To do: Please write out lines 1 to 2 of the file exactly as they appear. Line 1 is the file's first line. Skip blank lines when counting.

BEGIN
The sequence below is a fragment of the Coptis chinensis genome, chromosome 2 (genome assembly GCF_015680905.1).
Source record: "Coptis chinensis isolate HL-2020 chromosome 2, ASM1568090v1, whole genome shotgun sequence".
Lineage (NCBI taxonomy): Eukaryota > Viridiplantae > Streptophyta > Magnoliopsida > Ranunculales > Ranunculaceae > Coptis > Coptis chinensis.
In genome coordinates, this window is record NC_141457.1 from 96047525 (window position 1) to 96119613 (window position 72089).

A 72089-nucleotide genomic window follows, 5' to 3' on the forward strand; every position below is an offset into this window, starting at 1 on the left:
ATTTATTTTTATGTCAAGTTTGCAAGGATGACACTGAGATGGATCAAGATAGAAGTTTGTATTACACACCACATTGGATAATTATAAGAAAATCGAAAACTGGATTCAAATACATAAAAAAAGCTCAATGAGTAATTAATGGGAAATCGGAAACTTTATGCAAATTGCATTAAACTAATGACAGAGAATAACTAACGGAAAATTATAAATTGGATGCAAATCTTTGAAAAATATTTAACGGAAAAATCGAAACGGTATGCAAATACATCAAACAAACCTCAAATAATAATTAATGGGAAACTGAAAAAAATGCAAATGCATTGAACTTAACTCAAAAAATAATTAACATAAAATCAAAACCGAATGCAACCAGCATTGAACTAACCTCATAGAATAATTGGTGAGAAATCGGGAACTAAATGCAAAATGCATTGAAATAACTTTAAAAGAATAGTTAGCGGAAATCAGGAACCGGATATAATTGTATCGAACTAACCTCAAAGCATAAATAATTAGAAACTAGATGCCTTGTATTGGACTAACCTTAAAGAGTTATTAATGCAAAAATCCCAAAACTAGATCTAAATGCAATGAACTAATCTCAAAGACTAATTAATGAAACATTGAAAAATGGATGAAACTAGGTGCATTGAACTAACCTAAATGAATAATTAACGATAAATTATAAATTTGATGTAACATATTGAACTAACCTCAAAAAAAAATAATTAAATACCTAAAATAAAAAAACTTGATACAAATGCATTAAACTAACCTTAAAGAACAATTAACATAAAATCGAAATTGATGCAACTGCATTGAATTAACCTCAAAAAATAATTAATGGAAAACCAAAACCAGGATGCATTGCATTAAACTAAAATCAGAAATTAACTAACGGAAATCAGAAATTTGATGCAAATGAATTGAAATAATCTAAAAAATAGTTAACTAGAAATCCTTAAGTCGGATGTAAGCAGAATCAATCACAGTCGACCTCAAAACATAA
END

The sequence below is a fragment of the Coptis chinensis genome, chromosome 2 (genome assembly GCF_015680905.1).
Source record: "Coptis chinensis isolate HL-2020 chromosome 2, ASM1568090v1, whole genome shotgun sequence".